Texas Hill Country News

Texas Road Name Change Leads to Anger and Confusion

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Drivers rely on GPS and mobile mapping services more than ever before, but what happens when new roads are added or old roads change names? Being in the know is the only way to avoid major miscalculations and rerouting. For those in the South Austin area, this is not completely news but for the rest of Texans, be aware: one road has had a modification to its name to reflect the proper spelling of a veteran of the Texas Revolution. If traveling here, being observant will result in noting the difference between what is now “Menchaca Road” and businesses with the name “Manchaca.”

The Manchaca Business Association filed a lawsuit to keep the city from changing the name, due to not enough advance notice of the change, but State District Judge Dustin Howell dismissed it. In addition to the costs associated with name changes for small businesses, those opposed also feel like this issue is minor in the face of “homelessness, infrastructure and affordability.” The city forged ahead, regardless, and according to the City of Austin Transportation Department, 143 signs will be replaced, costing around $23,000 in manufacturing and installing fees. Larger signs along the highways will not be replaced until regular service dates come up.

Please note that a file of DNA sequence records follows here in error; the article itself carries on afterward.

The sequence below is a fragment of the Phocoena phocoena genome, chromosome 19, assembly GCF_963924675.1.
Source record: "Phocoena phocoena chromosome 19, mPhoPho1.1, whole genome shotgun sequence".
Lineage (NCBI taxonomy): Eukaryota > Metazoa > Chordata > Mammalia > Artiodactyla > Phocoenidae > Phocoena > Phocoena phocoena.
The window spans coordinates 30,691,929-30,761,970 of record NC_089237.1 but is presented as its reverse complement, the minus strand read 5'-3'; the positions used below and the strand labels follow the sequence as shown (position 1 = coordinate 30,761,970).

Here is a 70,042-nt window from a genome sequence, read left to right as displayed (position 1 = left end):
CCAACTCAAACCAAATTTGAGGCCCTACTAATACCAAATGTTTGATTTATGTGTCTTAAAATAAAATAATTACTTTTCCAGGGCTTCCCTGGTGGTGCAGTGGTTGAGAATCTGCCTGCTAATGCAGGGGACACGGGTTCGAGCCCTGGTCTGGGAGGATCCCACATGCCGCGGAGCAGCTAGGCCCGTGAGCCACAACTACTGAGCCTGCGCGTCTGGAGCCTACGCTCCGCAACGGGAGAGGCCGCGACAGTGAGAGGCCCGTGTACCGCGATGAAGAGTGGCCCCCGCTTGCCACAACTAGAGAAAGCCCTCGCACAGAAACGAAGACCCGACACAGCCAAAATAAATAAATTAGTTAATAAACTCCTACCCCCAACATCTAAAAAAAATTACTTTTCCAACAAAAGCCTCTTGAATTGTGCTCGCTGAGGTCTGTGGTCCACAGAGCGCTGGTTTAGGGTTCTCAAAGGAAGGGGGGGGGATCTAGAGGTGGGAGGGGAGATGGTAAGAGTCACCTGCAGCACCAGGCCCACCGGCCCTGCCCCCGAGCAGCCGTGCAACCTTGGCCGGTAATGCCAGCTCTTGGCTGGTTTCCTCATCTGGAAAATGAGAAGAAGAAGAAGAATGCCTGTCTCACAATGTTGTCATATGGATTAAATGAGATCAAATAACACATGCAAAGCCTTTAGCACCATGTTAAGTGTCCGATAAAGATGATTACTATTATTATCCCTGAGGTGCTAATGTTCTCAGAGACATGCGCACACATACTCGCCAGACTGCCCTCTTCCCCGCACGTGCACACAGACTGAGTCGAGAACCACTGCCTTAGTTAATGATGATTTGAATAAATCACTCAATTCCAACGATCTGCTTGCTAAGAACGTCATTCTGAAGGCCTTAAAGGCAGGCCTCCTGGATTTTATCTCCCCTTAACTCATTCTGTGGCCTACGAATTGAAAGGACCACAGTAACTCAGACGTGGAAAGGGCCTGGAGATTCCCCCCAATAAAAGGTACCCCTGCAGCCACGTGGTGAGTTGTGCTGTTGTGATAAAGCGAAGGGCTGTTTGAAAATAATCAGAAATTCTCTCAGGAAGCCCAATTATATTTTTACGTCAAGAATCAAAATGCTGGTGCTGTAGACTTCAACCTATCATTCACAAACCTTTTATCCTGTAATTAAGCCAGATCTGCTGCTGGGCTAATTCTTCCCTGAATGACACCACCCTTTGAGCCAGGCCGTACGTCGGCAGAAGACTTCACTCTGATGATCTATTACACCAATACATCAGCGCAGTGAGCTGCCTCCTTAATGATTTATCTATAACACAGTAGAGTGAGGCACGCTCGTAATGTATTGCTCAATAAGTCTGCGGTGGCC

Texas Road Name Change Leads to Anger and Confusion

Photo: @caardinal via Twenty20

The change was suggested by Austin City Council Member Sabino “Pio” Renteria following the research of retired District Court Judge Bob Perkins, which indicated the road was named after José Antonio Menchaca, a Texas revolutionary at the Battle of San Jacinto. The misspelling first occurred in wartime archives and was believed to be continued from there. Those adverse to the change, however, say the road could have actually been named after a Choctaw word (imashaka, meaning “behind it” or “to the rear”), two different Louisiana bayous, or a family who lived in the area with the surname Manchaca. What do you think about the change?